Confronting complicated jurisdictional rules, the Supreme court held on Tuesday in United States v. Cooley that tribal governments — and thus their police officers — have the power to search and temporarily detain non-Indians suspected of breaking federal or state laws within reservations based on reasonable suspicion.
The decision reverses the Ninth Circuit, which held that tribal police officers can detain and search non-Indians only if there is an “obvious” or “apparent” violation of the law – as opposed to the reasonable-suspicion standard that non-tribal officers must satisfy to conduct a search.
The case originated when tribal police officer James Saylor pulled over to talk to the driver of a pickup truck idling on the shoulder of the highway on Crow Reservation in southern Montana. Saylor questioned the driver, Joshua James Cooley, a non-Native, and found three firearms and methamphetamine.
Cooley was charged but moved to suppress the evidence because the tribal officer lacked the power to detain and search him. The trial court agreed, and the Ninth Circuit affirmed, saying that the officer should have confirmed whether Cooley was an Indian or non-Indian before proceeding.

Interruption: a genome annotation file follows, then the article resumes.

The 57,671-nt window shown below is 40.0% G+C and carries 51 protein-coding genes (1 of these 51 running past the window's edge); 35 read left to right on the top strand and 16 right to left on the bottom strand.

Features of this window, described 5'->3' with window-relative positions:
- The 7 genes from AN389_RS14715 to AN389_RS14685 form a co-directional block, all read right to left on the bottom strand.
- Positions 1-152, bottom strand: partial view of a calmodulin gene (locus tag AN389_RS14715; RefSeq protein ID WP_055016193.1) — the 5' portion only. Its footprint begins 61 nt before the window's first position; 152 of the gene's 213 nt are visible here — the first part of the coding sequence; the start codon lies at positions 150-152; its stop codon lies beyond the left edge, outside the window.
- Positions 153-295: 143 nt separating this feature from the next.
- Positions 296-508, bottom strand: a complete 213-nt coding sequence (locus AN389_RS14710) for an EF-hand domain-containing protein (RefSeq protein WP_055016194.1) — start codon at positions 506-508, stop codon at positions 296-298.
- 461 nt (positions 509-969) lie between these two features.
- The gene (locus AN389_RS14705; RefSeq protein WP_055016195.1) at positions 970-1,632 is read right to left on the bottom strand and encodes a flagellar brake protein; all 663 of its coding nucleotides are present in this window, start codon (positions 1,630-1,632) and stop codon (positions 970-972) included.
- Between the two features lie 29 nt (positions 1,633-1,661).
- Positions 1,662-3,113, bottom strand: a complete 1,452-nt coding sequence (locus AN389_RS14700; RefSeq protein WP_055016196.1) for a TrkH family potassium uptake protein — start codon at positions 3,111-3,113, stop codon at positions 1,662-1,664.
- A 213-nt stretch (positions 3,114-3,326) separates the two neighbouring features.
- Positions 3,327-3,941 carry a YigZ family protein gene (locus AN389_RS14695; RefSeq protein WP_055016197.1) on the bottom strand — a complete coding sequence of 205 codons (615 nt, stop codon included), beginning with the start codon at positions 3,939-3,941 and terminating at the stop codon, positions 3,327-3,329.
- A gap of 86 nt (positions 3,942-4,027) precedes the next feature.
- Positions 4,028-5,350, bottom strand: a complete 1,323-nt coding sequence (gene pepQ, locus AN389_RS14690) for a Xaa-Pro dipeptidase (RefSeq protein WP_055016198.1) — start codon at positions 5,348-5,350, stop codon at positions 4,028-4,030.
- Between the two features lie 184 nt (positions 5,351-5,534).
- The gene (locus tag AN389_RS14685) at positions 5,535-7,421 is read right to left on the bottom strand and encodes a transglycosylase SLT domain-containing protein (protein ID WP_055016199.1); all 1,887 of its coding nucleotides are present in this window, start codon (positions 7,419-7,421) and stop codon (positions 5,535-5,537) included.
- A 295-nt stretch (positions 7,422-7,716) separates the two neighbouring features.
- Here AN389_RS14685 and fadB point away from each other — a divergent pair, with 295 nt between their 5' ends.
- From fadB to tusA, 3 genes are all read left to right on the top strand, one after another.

“To deny a tribal police officer authority to search and detain for a reasonable time any person he or she believes may commit or has committed a crime would make it difficult for tribes to protect themselves against ongoing threats,” the ruling states. “Such threats may be posed by, for instance, non-Indian drunk drivers, transporters of contraband, or other criminal offenders operating on roads within the boundaries of a tribal reservation.”